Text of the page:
Tuesday, January 15, 2008

Frequently Asked Questions on the Apocrypha

What is the Apocrypha?
"The Apocrypha is a collection of additional books written by people of the Old Covenant, and used in the Christian Church" (BCP, 853). The name means “hidden” works. They are the extra books (and parts) of the Greek Septuagint which are not found in the Hebrew Bible.

Are the Apocrypha known by any other name?
Yes, the Apocrypha are called the deuterocanonical books by Roman Catholics and Eastern Orthodox, as they are only found in the “second canon” of the Greek Bible, which was accepted later. This term has also become more common among Anglicans and Protestants. Correspondingly, the books which are only in the Hebrew Bible are called protocanonical, for they belong to the “first canon.”

What are the Pseudepigrapha?
These are writings of the Old and New Testament era that are not considered canonical by anyone. The name means “false” (pseudes) “inscriptions” (epigraphe). They may be thought of as the legend and lore which grew up about ancient biblical characters. These include non-canonical gospels and Jewish writings about Moses and the books of Jubilees and of Enoch (though the Book of Enoch is quoted in a scriptural way in the Jude 1:14-15). In the past, Roman Catholics often used the term “apocrypha” for the pseudepigrapha.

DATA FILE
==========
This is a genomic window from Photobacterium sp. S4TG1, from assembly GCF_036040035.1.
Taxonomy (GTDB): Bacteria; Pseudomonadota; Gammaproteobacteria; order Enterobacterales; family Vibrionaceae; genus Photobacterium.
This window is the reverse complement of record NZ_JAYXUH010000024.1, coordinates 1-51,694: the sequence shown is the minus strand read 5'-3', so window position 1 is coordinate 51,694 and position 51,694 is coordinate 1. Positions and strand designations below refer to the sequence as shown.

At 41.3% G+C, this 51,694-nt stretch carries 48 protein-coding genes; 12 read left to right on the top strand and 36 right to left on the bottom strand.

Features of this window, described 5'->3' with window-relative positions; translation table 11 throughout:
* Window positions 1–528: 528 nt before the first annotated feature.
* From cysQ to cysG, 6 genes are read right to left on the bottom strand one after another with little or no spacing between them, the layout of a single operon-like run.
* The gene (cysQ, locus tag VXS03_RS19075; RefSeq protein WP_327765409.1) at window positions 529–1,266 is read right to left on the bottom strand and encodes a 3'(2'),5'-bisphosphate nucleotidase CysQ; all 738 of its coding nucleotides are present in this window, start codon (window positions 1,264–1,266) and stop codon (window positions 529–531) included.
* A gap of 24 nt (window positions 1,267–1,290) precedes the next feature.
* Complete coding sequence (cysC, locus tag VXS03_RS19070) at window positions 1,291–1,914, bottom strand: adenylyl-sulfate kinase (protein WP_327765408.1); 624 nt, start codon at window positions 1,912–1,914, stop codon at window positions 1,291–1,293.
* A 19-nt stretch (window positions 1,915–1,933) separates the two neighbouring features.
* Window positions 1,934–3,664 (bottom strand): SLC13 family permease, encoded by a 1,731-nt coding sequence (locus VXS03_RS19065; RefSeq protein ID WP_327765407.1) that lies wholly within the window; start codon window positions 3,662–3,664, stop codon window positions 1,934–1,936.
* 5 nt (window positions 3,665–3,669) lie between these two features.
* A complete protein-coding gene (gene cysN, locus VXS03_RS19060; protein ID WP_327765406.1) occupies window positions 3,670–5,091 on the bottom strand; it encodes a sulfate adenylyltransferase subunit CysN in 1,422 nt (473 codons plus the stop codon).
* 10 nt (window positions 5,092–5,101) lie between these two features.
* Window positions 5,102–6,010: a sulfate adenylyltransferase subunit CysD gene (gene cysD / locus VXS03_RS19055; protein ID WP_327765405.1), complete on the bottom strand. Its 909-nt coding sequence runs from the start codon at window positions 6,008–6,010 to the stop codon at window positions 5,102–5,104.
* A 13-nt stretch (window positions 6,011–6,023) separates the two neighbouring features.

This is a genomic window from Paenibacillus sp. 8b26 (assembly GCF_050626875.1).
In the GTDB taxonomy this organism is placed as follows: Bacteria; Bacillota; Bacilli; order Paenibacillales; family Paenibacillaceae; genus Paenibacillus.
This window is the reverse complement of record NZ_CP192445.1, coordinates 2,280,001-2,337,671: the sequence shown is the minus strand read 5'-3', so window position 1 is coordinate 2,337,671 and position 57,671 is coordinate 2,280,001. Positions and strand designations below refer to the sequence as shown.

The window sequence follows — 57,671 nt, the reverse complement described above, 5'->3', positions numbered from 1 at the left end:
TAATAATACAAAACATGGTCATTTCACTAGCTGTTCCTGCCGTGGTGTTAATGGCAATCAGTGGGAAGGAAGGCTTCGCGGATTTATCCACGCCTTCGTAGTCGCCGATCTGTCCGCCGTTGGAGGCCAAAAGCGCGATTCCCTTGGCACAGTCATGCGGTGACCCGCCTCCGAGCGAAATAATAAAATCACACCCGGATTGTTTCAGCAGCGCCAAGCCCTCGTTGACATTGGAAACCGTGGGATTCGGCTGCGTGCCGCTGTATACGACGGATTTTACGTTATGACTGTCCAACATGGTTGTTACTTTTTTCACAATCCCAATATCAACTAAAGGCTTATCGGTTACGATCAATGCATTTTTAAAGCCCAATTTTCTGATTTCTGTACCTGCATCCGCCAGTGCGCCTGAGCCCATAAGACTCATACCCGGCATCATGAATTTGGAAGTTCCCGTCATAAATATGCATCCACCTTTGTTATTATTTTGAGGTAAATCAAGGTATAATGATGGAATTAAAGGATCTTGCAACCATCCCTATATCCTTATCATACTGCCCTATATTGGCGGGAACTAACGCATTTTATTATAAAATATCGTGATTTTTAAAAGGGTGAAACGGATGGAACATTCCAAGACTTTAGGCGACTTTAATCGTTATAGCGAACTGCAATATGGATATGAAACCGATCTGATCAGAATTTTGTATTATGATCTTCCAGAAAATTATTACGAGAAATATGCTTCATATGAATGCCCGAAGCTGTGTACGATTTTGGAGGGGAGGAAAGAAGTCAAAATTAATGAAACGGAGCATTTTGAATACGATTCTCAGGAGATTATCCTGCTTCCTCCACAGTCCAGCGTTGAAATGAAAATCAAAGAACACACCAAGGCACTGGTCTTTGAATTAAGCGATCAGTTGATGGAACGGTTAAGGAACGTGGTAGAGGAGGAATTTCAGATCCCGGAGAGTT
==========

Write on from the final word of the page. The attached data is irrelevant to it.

How do the Catholic churches view their authority?
The Apocrypha were regarded as fully canonical among Western Christians with their acceptance by Augustine of Hippo (through Origen, Athanasius, and Jerome voiced some reservations). Roman Catholics and Eastern Orthodox continue to fully accept them today, though the distinction between “protocanonical” and “deuterocanonical” is maintained. Anglicans fully accept them as a part of the Bible and read them in church (including the acclamation “The Word of the Lord” following readings from the Apocrypha). Indeed, the RSV translation of the Apocrypha was prompted by the request of the General Convention of the Episcopal Church. However, because they are disputed books, the reservation of Jerome is followed that the Church reads them “for example of life, and instruction of manner; but yet it doth not apply them to establish any doctrine” (Article VI).